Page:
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Unformatted text preview: 4.15 Application: Gaussian Elimination 223 V ( D i ) = { v π ( n i +1) ,v π ( n i +2) ,...,v π ( n i +1 ) } . It is easy to see that B has ( n 1 ,...,n p )blocktriangular structure. This im plies that A has blocktriangular structure. The above observation suggests the following procedure to reveal hidden blocktriangular structure of A . 1. Replace every nonzero entry of A by 1 to obtain a (0 , 1)matrix B . 2. Construct a directed pseudograph D with vertex set { v 1 ,...,v n } such that B is the adjacency matrix of D . 3. Find the strong components of D . If D is strong, then B (and thus A ) does not have hidden blocktriangular structure 6 . If D is not strong, let D 1 ,...,D p be the strong components of D (in acyclic order). Find a permutation π on { 1 ,...,n } such that V ( D i ) = { v π ( n i +1) ,v π ( n i +2) ,...,v π ( n i +1 ) } . This permutation reveals hidden blocktriangular structure of B (and thus A ). Use π to permute rows and columns of A and coordinates of x and b . To perform Step 3 one may use Tarjan’s algorithm in Section 4.4. We will illustrate the procedure above by the following example. Suppose we wish to solve the system: x 1 + 3 x 3 + 8 x 4 = 2 , x 2 + 5 x 4 = 1 , 2 x 1 + 2 x 2 + 4 x 3 + 9 x 4 = 6 , 3 x 2 + 2 x 4 = 3 . We first construct the matrix B and the directed pseudograph D . We have V ( D ) = { v 1 ,v 2 ,v 2 ,v 4 } and A ( D ) = { v 1 v 3 ,v 1 v 4 ,v 2 v 4 ,v 3 v 1 ,v 3 v 2 ,v 3 v 4 ,v 4 v 2 } ∪ { v i v i : i = 1 , 2 , 3 , 4 } . The digraph D has strong components D (1) and D (2) , which are subdigraphs of D induced by { v 1 ,v 3 } and { v 2 ,v 4 } , respectively. These components suggest the following permutation π , π ( i ) = i for i = 1 , 4, π (2) = 3 and π (3) = 2, of rows and columns of A as well as elements of x and b , the righthand side. As a result, we obtain the following: x 1 + 3 x 2 + 8 x 4 = 2 , 2 x 1 + 4 x 2 + 2 x 3 9 x 4 = 6 , x 3 + 5 x 4 = 1 , 3 x 3 + 2 x 4 = 3 , 6 Provided we do not change the set of entries of the diagonal of A 224 4. Classes of Digraphs where x i = x i for i = 1 , 4, x 2 = x 3 and x 3 = x 2 . Solving the last two equations separately, we obtain x 3 = 1 , x 4 = 0 . Now solving the first two equations, we see that x 1 = 2 , x 2 = 0 . Hence, x 1 = 2 , x 2 = 1 , x 3 = x 4 = 0 . A discussion on practical experience with revealing and exploiting block triangular structures is given in [208]. 4.16 Exercises 4.1. Let φ ( u ) be the forefather of a vertex u as defined in Section 4.4. Combining (4.2) and (4.3), prove that φ ( φ ( u )) = φ ( u ). 4.2. Prove Proposition 4.3.1. 4.3. Prove Lemma 4.4.1. 4.4. In part (ii) ⇒ (i) of Theorem 4.5.1, prove that σ ( D ) = L ( Q )....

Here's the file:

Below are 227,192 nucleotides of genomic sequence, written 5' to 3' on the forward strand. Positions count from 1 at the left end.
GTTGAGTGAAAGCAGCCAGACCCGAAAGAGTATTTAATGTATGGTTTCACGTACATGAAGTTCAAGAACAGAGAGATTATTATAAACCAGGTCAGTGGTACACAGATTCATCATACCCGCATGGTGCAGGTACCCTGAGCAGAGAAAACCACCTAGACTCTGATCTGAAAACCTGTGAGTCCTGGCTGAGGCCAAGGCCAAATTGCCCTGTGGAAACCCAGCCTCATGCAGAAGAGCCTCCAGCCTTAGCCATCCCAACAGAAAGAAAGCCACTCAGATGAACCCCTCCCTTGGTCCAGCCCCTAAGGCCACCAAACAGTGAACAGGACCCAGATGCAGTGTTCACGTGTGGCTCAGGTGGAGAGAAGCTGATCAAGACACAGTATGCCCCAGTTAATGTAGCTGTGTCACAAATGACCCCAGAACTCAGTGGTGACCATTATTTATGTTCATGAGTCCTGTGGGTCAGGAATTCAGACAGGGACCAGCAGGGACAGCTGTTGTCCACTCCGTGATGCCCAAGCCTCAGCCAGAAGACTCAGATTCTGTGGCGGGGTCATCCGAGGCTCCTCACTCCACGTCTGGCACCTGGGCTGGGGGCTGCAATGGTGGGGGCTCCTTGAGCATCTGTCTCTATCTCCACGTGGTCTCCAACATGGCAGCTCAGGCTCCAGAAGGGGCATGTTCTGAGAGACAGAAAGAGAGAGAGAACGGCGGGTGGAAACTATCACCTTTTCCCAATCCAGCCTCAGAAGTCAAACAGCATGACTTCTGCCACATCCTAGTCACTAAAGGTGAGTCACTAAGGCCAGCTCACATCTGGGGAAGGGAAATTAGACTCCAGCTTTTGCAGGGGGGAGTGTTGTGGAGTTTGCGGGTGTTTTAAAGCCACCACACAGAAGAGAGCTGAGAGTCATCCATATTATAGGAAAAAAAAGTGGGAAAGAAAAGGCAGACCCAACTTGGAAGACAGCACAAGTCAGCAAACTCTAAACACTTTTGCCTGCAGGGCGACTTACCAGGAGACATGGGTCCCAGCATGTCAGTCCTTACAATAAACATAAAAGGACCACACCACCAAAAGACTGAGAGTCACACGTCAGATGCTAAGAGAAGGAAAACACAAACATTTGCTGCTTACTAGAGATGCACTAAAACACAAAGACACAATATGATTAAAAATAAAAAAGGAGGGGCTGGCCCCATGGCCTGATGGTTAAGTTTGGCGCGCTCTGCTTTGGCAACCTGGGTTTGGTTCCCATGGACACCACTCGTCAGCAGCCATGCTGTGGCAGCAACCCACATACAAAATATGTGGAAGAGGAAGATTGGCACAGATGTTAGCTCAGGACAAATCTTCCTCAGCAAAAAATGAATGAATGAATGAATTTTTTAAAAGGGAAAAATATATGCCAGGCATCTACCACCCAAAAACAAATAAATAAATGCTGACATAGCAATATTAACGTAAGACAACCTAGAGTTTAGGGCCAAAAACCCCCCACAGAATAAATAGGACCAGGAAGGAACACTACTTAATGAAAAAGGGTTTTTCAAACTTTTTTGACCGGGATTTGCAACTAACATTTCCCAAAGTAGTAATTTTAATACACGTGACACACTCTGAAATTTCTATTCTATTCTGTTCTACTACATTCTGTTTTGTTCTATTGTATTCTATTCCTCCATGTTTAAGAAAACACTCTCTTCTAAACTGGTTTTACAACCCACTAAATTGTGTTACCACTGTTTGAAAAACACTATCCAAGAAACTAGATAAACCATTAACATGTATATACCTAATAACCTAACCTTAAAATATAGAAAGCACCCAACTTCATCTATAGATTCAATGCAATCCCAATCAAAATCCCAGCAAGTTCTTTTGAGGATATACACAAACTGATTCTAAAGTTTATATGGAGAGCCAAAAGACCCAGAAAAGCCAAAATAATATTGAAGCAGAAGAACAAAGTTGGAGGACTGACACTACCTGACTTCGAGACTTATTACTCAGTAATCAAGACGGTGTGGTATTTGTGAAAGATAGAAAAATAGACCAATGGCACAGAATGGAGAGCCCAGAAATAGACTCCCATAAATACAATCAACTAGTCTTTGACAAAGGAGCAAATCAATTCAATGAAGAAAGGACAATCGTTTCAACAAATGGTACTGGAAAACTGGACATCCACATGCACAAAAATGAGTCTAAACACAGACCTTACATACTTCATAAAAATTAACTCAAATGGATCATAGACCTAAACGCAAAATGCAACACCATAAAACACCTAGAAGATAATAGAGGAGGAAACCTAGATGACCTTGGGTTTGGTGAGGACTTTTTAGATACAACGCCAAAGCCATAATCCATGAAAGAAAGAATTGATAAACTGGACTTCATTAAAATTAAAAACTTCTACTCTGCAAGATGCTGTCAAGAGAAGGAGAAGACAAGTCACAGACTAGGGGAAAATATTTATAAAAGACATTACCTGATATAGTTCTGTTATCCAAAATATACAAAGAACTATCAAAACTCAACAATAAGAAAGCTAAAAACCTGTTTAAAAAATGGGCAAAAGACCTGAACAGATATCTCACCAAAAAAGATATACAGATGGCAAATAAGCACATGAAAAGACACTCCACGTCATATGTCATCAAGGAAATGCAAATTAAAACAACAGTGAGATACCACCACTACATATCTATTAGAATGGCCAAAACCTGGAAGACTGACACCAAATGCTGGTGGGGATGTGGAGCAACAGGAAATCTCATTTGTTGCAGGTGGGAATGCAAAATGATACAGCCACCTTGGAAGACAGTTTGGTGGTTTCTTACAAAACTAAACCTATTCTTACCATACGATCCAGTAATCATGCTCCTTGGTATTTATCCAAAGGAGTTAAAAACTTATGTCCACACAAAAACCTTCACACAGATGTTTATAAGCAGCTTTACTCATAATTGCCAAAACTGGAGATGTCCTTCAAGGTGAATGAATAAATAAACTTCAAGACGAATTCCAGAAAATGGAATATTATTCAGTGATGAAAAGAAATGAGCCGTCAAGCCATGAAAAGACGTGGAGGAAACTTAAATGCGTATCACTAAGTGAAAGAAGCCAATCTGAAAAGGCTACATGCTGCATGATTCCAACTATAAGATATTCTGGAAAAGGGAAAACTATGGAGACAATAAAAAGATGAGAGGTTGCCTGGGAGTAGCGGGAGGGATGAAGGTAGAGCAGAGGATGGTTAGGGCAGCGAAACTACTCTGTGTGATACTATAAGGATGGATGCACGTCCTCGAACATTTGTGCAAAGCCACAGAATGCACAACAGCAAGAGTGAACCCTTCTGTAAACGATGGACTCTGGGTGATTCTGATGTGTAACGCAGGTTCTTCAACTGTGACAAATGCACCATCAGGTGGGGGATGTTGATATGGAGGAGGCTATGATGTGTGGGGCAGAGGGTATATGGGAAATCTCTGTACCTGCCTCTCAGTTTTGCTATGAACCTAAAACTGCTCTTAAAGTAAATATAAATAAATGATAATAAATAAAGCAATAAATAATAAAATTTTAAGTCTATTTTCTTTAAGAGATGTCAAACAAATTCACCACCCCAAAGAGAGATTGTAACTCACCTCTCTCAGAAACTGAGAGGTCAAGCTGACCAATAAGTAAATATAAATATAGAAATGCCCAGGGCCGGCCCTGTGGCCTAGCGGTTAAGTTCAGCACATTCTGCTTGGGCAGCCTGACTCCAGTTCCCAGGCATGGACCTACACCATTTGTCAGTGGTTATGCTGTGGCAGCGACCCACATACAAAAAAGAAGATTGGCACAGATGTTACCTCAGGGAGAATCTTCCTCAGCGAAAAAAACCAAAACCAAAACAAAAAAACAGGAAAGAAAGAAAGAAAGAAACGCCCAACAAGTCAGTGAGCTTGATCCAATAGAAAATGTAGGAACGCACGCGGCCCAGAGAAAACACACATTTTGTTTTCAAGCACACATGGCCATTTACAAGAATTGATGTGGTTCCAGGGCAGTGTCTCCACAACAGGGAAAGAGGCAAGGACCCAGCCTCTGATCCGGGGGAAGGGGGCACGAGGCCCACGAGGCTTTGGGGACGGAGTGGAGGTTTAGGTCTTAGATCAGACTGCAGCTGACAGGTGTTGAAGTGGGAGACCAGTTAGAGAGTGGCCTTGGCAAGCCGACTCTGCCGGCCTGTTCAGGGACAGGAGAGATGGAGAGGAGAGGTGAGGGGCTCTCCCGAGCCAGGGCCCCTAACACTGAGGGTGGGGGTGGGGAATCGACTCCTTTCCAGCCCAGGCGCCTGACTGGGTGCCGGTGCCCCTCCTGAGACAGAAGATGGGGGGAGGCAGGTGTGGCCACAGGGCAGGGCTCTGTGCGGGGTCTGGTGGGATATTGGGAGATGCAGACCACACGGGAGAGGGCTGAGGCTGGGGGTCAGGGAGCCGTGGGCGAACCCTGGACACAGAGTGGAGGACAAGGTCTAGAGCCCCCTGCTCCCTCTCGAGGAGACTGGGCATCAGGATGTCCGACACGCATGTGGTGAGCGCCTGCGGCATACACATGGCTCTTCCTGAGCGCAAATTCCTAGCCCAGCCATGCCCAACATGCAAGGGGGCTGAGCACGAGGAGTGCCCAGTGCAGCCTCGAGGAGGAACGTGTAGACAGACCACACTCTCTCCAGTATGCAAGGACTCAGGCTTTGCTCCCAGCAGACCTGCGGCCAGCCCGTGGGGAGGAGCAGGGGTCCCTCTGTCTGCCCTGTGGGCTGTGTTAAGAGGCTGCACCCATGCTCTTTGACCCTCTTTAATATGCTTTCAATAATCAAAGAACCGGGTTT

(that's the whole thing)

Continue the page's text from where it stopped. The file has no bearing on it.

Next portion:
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 Spring '11
 Algorithms, Digraph, Hamiltonian path, Digraphs

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